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israel beitenu

  • Hiding the occupation doesn't make it go away

    A proposed law, said to be supported by Netanyahu's government, would criminalize videotaping Israeli soldiers doing the dirty work of the occupation. But hiding something from sight doesn't make it go away. Or does it? If an Israeli soldier beats a Palestinian and no one is there to catch it on video, did it really happen? That is the question a group of Israeli lawmakers seems determined to find out. A new bill, proposed by four members of Avigdor Liberman’s far-right Israel Beiteinu party, would make “videotaping, recording, or photographing Israeli soldiers carrying out their duty with the intention of…

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  • Israeli elections round-up: Image of the next Netanyahu government emerges

    Recent attempts to form an 'anti-Bibi' bloc among the centrist parties may very well drive right-wing voters back to the prime minister's hands. One outcome of the unusually short election cycle that Prime Minister Benjamin Netanyahu imposed on the Israeli political system – in an attempt to prevent any serious challenge to his position – is the rapid developments and changes we have been witnessing in the last few weeks. I will deal with some of those issues in this round up, but it is important to note first that nothing too major has actually happened: our poll tracker, which…

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  • Lieberman's resignation: A small step backwards, a giant leap forward

    Israel's foreign minister will soon be able to put his legal troubles behind him. He will then renew his quest for the premiership from a much more favorable position. Israel's foreign minister, Avigdor Lieberman, announced yesterday (Friday) that he will resign from his cabinet position due to the attorney general's decision to try him for breach of trust. Lieberman will still be the second name on the joint Likud-Yisrael Beitenu list for the elections, due to take place on January 22. This is a major step in Lieberman's effort to solve the most troubling aspect of his political career, namely,…

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  • Netanyahu calls September elections, expected to win again

    At least two new parties could enter the next Knesset, but polls show that the most important figure - the split between the two major blocs - is surprisingly static. It's official: The coalition has decided to call early elections, which are to take place on September 4, 2012. The final confirmation of the date is expected next week, once the Likud's bill on early elections acquires the necessary Knesset votes. Benjamin Netanyahu enjoyed a rather stable coalition, yet the government expected major hurdles in the coming Knesset session – most notably, the need to come up with a new…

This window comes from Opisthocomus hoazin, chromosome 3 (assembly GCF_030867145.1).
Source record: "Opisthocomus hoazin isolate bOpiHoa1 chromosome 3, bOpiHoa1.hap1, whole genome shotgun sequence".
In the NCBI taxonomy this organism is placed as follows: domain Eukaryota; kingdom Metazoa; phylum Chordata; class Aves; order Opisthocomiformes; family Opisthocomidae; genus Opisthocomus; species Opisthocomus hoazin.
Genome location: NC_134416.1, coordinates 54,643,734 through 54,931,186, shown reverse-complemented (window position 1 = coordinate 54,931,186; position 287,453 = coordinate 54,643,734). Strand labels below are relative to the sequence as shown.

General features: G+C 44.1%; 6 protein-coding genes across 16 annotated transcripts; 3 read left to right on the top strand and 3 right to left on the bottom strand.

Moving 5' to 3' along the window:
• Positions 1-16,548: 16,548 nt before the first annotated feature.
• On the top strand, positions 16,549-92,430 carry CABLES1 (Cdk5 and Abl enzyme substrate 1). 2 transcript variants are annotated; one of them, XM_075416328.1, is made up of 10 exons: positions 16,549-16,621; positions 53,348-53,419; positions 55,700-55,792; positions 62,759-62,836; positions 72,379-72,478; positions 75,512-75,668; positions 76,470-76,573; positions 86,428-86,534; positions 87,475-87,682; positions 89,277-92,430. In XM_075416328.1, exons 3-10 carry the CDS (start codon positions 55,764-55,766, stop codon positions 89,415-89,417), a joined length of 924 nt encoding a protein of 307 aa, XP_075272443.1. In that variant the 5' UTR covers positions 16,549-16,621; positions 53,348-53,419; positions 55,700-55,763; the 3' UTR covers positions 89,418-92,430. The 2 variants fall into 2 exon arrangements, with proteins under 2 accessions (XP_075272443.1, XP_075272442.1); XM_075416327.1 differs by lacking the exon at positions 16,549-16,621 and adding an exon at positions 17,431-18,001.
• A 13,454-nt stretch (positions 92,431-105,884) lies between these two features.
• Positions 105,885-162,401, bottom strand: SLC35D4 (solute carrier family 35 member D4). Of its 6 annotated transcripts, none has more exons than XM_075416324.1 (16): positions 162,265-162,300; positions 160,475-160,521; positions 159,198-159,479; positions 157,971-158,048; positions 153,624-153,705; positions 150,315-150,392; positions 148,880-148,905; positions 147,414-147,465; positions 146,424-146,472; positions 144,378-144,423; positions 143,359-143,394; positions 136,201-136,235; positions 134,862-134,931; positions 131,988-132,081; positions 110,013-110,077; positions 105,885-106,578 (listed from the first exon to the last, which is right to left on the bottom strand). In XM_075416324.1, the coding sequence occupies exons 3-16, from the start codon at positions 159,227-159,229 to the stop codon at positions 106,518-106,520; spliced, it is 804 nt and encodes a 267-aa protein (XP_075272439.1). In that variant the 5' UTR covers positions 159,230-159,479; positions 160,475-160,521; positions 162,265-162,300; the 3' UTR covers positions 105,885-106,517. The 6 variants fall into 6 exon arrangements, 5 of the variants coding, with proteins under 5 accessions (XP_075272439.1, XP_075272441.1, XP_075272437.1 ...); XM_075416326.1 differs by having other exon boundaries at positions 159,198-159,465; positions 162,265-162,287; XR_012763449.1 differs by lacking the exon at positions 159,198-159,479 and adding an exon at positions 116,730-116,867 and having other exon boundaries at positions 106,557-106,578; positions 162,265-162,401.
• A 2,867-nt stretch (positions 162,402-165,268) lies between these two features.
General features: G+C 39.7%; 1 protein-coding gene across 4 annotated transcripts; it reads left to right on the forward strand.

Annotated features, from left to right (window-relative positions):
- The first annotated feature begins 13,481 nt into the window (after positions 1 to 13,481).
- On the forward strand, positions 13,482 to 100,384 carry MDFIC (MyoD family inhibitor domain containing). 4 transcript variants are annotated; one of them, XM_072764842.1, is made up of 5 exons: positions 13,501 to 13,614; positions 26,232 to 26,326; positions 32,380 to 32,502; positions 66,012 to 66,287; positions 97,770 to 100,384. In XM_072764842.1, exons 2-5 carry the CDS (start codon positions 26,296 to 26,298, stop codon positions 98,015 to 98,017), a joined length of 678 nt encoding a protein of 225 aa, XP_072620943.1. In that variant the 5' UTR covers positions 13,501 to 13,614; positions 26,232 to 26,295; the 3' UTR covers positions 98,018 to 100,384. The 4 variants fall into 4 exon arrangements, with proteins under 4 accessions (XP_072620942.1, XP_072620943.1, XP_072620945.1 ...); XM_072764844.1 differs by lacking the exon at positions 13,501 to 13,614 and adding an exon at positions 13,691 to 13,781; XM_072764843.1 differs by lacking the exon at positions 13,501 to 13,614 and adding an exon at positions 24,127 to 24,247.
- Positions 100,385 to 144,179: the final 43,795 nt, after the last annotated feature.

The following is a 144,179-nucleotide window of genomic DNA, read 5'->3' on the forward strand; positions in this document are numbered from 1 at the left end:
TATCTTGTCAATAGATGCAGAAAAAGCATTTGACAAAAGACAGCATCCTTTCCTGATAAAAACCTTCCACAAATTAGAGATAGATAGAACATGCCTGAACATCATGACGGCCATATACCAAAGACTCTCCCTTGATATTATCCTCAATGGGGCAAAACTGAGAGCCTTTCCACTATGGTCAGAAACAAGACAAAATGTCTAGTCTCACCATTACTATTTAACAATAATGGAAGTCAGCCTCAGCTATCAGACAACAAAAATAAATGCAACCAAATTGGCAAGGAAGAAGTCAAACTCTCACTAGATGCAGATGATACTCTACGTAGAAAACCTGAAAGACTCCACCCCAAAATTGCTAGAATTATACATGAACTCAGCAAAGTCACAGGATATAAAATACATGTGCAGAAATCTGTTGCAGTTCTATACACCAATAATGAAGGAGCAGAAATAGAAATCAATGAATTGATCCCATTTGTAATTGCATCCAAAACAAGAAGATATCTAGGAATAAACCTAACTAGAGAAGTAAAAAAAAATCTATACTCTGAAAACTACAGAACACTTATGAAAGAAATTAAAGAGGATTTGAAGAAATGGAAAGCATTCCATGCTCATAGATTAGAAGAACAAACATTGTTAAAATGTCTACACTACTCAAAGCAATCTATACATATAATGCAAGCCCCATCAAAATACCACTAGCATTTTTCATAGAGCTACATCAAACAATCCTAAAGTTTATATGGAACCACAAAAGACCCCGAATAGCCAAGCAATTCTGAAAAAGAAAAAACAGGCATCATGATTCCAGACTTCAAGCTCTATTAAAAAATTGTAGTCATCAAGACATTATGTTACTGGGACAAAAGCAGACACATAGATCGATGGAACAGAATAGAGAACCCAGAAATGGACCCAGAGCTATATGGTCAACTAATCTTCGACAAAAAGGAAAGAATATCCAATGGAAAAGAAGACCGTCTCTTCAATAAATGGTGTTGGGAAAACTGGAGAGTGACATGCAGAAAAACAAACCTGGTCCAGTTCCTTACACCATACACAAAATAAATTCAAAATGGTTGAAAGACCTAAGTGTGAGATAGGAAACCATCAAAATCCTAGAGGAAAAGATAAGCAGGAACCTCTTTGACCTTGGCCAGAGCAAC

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  • Popular anchorman's entry into politics likely to secure PM's rule

    Yair Lapid left his position in Channel 2 News and announced his intention to enter politics. He is likely to split the secular vote in a way that won't allow anyone but the Likud to form the next government One of the questions that has dominated the political landscape in Israel in the last couple of years received an (almost) definite answer this week, when the most popular journalist in Israel, Yair Lapid, resigned from his post as Channel 2's Friday evening anchorman in order to enter politics. If he had it his way, Lapid would have waited for new…

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  • Rightist Propaganda Min. looking for Arabs, gays to represent Israel

    Hoping to boost the liberal image of country, Israel has increased efforts to use the gay community for advocacy and PR assignments. This post was updated. Prime Minister Benjamin Netanyahu was the first to appoint a government minister in charge of propaganda, advocacy and international public relations. Minister Yuli Edelstein has taken this position at the head of the Hasbara office so seriously that he has even asked Netanyahu to be relieved of other government duties so that he can concentrate on advocacy and propaganda. Edelstein, a member of Likud, is known for his rightwing views. Recently, he posted a…

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  • Is there a political opposition in Israel? Tzipi Livni versus ex-Mossad chief

    While there is plenty to be criticized about Dagan, the former head of the Mossad, his recent statements place a long-lost check and balance on a government that seems to bow to no voice of reason. For over two years, Israel has had no serious political opposition. Kadima head Tzipi Livni, who is supposed to be fulfilling this role, has maintained a mysterious radio silence for much of the last two years, as if trying to convince everyone that she is brewing up some very deep and strategic thoughts. In the meantime, Kadima has helped to advance the ultra-nationalist approach…

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  • Israel's Nakba Law: Is it time for civil disobedience?

    The discourse around the Nakba law--which tries to stop public institutions from marking the Palestinian disaster, through funding cuts--feeds Israel's persecution complex. Trying to legislate history out of existence means losing touch with reality Years ago, I commented to someone that after twenty years of occupation, Israel should not have been entirely surprised by the outbreak of the first Intifada in 1987. My interlocutor, an Israeli with a security and intelligence background, accused me of a broad spectrum of cognitive failings before I stood up and walked out.  Then just a few days ago, a senior Israeli government official said…

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